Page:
Reviewby Richard Eisenbeis,
My Hero Academia THE MOVIE: World Heroes' Mission
When a cult of anti-quirk terrorists destroys a city by releasing a gas that causes people's powers to go wildly out of control, Japan's greatest heroes disperse across the globe in an attempt to find the ringleader and bring him to justice. As part of Endeavor's team, Deku, Bakugo, and Todoroki travel to the European nation of Otheon. But after stopping a robbery gone wrong, Deku finds himself framed for mass murder and on the run with a two-bit criminal—with both Otheon's police force and the terrorists hot on his trail.
The previous two My Hero Academia movies have ranged from good to excellent in quality, telling stories that either expand the lore of the series or put our superpowered teens into situations that cause them to grow as both heroes and people. Unfortunately, World Heroes' Mission does neither of these things, making for a film that's forgettable at best.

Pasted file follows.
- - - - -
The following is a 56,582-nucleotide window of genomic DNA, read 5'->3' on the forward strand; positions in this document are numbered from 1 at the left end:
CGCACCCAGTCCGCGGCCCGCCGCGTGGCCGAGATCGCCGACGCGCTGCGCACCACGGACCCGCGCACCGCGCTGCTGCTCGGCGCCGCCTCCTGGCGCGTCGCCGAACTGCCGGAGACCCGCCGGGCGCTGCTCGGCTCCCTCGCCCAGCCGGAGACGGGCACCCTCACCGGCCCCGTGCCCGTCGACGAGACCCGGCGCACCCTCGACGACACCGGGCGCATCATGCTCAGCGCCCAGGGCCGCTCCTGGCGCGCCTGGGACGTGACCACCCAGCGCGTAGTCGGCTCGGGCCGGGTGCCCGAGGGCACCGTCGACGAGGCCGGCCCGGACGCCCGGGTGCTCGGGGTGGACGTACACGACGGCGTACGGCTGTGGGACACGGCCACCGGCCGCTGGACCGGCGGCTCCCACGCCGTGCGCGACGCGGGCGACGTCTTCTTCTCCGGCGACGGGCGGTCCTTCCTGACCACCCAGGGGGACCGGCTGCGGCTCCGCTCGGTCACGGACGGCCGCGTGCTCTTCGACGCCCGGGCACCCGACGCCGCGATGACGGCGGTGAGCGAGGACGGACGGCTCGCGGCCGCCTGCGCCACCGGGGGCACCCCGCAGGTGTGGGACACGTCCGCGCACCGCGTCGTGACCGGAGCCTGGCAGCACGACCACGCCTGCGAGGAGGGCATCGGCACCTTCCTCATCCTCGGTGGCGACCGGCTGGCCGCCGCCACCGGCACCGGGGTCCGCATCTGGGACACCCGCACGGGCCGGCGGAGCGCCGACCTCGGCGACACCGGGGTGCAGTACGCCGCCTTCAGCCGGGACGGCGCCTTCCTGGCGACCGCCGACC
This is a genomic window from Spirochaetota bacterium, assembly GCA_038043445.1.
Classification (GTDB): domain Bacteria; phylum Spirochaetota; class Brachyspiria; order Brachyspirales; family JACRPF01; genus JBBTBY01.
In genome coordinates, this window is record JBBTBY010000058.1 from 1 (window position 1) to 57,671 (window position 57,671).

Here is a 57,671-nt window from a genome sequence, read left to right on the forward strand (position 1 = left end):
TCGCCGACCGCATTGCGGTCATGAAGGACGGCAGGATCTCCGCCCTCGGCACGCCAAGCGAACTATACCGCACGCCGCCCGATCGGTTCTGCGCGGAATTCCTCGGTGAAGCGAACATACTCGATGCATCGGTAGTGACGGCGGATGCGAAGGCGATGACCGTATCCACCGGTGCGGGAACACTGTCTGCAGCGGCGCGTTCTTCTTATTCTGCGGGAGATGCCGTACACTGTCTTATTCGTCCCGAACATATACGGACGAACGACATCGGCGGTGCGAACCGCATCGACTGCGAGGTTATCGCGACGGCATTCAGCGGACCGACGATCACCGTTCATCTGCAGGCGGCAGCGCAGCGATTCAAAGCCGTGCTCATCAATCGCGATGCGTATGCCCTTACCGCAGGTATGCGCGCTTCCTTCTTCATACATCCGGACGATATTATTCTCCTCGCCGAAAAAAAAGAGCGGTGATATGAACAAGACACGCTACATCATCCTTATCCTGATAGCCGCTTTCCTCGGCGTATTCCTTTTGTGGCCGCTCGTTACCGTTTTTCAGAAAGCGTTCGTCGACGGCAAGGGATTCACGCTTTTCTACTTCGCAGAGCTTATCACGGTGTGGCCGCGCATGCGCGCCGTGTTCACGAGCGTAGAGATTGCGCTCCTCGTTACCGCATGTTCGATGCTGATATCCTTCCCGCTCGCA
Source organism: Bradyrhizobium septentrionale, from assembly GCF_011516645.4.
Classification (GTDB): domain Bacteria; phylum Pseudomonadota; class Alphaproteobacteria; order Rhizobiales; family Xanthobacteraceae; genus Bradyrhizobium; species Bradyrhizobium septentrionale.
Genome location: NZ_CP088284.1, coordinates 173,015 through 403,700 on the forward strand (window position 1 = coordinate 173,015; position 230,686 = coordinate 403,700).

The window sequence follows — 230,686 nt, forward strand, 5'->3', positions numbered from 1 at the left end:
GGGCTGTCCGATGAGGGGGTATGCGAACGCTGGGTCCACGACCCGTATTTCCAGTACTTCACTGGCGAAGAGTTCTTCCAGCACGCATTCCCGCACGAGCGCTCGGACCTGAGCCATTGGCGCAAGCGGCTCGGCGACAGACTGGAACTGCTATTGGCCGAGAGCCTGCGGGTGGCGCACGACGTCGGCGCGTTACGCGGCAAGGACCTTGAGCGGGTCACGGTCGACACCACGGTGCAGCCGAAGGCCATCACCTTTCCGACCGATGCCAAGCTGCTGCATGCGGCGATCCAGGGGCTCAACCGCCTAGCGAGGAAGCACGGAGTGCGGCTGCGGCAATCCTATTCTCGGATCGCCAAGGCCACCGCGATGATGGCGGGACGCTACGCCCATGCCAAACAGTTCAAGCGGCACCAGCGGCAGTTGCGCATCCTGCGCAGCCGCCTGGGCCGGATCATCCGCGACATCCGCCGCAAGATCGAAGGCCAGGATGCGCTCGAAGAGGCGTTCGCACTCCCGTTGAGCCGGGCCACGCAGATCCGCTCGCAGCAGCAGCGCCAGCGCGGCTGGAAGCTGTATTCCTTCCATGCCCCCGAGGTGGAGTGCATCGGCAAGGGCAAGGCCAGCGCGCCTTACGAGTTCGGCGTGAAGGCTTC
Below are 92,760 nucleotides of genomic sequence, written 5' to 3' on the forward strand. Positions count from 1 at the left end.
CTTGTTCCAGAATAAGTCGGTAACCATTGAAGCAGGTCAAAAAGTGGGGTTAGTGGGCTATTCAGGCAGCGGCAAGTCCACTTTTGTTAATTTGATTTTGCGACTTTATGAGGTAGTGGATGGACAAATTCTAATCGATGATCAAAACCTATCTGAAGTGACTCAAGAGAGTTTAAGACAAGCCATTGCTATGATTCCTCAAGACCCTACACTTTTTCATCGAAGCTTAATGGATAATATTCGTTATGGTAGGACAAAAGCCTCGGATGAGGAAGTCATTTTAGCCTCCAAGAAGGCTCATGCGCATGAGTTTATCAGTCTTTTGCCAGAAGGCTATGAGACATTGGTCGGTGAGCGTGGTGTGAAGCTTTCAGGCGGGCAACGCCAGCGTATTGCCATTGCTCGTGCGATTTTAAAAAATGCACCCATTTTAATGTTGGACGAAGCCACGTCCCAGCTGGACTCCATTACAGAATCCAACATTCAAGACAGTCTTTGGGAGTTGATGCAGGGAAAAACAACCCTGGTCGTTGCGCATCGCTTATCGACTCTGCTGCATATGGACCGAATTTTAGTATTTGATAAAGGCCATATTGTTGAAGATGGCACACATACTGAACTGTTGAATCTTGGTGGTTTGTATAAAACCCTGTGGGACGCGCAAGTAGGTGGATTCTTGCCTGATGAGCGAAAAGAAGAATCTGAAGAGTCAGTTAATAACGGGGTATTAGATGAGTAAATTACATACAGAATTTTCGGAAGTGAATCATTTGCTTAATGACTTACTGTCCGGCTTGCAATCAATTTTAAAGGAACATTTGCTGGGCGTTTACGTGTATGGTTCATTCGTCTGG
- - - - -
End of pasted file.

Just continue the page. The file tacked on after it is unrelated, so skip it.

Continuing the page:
Now, that's not to say that there aren't some good ideas in the film. Deku framed for murder and forced to be on the run is a solid plot hook—though one undercut in this instance by the fact that none of the Japanese heroes believe even for a second that he is guilty.
The motive behind the villainous terrorist group is likewise an interesting one. In a world where the vast majority of the population has superpowers, it seems perfectly understandable for people from across the globe to fear that humanity, as it once was, is going extinct—and push back violently. There's even a great bit of nuance in the film as the terrorist group contains not only quirkless humans but super-powered individuals whose powers are so dangerous or uncontrollable that they don't have a place in normal superhuman society. In other words, the terrorist organization is filled with both powered and non-powered people who believe that superpowers are a mistake.
The villains' overall plan is also a step above what you'd expect. A bio-weapon that only affects the super-powered population is a great threat—especially as it is one that can target various cities across the globe at once. But what really stands out is how the villains' plan is centered around exploiting the very nature of what superheroes are in order to achieve their goal of creating a world without them.